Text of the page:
Ultimately, CIOs will need to decide on their priorities. “Qualtrics and SurveyMonkey are exceptional when it comes to survey, but can they handle data integration to the same degree as something like a Medallia, who has been doing it since day one, or a ClaraBridge, who is survey vendor agnostic but acts as more of an omni-channel aggregator who can bring together a bunch of disparate data sources into one unified view,” says Adams.

What is SAP doing with Qualtrics?

With the market for experience management ballooning — revenue at SAP’s Qualtrics business unit rose 34 percent year-on-year to $189 million for the second quarter of 2020 — it’s curious that SAP has announced plans to sell a stake in Qualtrics less than two years after it bought it.

The Covid-19 pandemic has put a squeeze on many companies this year, SAP has come through it relatively strongly, with revenue for the second quarter up two per cent year on year and operating profit up 55 per cent (or a still creditable seven per cent after removing the effects of currency fluctuations and lower-than-expected restructuring costs).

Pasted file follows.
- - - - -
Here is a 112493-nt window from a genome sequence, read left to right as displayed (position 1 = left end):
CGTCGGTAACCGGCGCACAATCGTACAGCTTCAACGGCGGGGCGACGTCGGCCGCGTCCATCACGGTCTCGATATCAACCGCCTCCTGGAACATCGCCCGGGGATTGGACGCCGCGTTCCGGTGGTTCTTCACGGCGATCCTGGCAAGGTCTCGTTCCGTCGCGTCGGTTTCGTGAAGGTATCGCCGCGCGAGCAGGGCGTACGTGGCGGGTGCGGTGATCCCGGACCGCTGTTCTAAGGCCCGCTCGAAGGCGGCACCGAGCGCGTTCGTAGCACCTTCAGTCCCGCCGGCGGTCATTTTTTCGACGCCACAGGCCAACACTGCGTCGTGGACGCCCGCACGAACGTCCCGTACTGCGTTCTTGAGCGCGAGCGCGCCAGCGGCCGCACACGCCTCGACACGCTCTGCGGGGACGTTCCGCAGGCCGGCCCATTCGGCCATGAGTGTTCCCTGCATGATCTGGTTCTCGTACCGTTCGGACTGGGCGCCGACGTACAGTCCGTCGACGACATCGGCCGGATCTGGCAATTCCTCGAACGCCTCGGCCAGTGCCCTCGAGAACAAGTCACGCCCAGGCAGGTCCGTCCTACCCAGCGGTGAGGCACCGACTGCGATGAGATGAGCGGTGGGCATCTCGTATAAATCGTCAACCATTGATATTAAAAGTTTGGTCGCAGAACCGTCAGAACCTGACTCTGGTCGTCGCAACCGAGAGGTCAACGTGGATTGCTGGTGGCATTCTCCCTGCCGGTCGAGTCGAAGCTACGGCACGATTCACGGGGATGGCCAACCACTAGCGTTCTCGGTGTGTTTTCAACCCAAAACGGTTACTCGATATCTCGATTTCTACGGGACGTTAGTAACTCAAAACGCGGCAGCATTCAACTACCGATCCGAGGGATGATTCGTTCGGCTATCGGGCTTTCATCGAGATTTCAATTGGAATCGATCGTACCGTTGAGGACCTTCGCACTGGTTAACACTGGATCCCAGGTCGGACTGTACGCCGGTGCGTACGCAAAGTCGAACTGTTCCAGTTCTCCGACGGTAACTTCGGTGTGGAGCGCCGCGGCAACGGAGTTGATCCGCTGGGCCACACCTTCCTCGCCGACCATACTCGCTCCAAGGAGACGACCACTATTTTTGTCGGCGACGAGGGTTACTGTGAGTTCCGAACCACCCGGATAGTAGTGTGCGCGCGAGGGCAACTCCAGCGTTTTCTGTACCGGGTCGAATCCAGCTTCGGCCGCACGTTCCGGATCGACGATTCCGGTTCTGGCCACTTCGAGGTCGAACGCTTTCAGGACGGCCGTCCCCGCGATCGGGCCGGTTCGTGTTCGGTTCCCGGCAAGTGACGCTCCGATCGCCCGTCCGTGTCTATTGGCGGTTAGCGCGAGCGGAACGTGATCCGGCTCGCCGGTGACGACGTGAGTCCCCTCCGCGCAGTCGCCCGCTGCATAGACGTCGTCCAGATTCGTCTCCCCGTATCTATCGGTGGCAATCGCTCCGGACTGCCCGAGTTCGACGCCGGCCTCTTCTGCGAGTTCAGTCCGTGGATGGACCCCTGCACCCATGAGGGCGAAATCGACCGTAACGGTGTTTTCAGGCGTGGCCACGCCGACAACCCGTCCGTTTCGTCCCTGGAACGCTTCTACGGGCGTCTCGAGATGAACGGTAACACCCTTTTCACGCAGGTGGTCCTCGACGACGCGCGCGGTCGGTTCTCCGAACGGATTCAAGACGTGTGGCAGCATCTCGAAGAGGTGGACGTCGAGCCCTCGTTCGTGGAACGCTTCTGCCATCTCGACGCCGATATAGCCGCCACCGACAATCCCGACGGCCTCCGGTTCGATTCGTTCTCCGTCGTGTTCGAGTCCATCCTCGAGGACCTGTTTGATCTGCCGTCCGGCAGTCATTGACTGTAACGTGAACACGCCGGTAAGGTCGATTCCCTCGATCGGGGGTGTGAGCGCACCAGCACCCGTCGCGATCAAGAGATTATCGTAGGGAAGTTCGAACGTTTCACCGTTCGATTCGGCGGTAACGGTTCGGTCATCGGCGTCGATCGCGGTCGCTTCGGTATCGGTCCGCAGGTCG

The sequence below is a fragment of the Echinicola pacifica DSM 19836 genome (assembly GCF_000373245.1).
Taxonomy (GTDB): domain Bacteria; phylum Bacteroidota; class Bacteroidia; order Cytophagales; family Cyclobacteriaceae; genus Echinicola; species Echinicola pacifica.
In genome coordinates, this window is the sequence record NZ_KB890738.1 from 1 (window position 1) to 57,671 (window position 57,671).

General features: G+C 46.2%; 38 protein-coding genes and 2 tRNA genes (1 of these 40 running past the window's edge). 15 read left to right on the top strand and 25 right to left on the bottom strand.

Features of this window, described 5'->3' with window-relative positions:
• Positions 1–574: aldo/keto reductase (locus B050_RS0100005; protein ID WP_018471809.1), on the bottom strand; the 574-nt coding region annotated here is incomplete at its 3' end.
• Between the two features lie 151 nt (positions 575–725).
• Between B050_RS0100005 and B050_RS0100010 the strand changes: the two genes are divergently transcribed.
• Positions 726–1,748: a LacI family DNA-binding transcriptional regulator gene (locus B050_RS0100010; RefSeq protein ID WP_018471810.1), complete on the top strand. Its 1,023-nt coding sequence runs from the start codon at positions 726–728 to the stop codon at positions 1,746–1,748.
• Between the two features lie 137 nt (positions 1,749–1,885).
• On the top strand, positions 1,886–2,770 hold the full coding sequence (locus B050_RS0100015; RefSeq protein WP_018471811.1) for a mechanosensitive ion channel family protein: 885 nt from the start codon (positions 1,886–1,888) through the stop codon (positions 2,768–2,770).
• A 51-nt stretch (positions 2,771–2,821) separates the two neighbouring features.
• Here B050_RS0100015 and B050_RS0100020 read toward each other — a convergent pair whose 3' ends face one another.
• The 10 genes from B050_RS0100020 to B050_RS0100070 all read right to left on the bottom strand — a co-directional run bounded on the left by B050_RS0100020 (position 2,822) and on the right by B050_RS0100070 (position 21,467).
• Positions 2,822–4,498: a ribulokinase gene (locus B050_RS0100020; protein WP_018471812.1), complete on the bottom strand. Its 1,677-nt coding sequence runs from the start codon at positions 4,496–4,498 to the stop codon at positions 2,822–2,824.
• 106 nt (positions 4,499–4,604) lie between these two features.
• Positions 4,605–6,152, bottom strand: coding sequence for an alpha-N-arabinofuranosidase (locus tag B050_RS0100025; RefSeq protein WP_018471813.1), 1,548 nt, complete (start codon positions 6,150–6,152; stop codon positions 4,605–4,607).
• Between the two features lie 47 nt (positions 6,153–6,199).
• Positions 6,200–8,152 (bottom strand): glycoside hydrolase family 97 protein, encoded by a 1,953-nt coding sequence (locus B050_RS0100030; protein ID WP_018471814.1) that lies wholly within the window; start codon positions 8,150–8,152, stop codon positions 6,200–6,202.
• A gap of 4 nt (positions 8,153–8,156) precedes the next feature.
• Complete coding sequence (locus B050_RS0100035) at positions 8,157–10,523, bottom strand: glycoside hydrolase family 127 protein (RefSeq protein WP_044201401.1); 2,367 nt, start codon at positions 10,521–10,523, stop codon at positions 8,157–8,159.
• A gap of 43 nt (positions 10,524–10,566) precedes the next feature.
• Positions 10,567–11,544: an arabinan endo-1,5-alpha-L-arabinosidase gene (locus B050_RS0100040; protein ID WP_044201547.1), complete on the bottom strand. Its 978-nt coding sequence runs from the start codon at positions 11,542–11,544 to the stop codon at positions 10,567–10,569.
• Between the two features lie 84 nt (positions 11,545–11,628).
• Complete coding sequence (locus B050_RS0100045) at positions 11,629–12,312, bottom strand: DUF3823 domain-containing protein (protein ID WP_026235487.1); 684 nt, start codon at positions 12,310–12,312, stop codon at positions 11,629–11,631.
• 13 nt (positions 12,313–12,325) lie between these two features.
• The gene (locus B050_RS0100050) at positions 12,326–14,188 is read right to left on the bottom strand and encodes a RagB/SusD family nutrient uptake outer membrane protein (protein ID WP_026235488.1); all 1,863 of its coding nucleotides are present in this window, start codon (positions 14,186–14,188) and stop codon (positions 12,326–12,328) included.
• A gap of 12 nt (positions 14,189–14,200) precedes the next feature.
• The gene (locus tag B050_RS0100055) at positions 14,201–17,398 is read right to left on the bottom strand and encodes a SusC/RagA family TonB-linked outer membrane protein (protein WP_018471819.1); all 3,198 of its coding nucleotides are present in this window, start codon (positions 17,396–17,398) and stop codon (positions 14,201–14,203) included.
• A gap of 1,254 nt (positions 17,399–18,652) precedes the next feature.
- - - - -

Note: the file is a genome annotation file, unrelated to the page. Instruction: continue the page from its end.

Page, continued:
That’s left SAP in a strong cash position, making it unlikely that financial difficulties are prompting the Qualtrics sale.

More likely, says Liz Herbert, a vice president and principal analyst at Forrester covering application development and delivery, is the influence of activist investor Elliott Management, which took a $1.3 billion stake in SAP in April 2019. Elliott is renowned for pushing the companies in which it invests to sell off non-core assets, she says.

And now that Bill McDermott, the SAP CEO who struck the deal to buy Qualtrics, and Jennifer Morgan, the co-CEO who succeeded him and oversaw Qualtrics, have both left, the acquisition has lost its main defenders, Herbert says.

While SAP will retain a majority stake in Qualtrics, this loosening of the reins could make the platform more attractive to non-SAP customers and technology partners.

For joint customers of the two, however, Herbert expects little change. “At least for now Qualtrics will still have a pole position with SAP. It’s still going to have heavy investment,” she says. “If you are an SAP shop there is still an advantage for Qualtrics. They’ve built a lot of these tighter integrations already, and SAP will still be the primary shareholder in Qualtrics so there will be more synergies there.”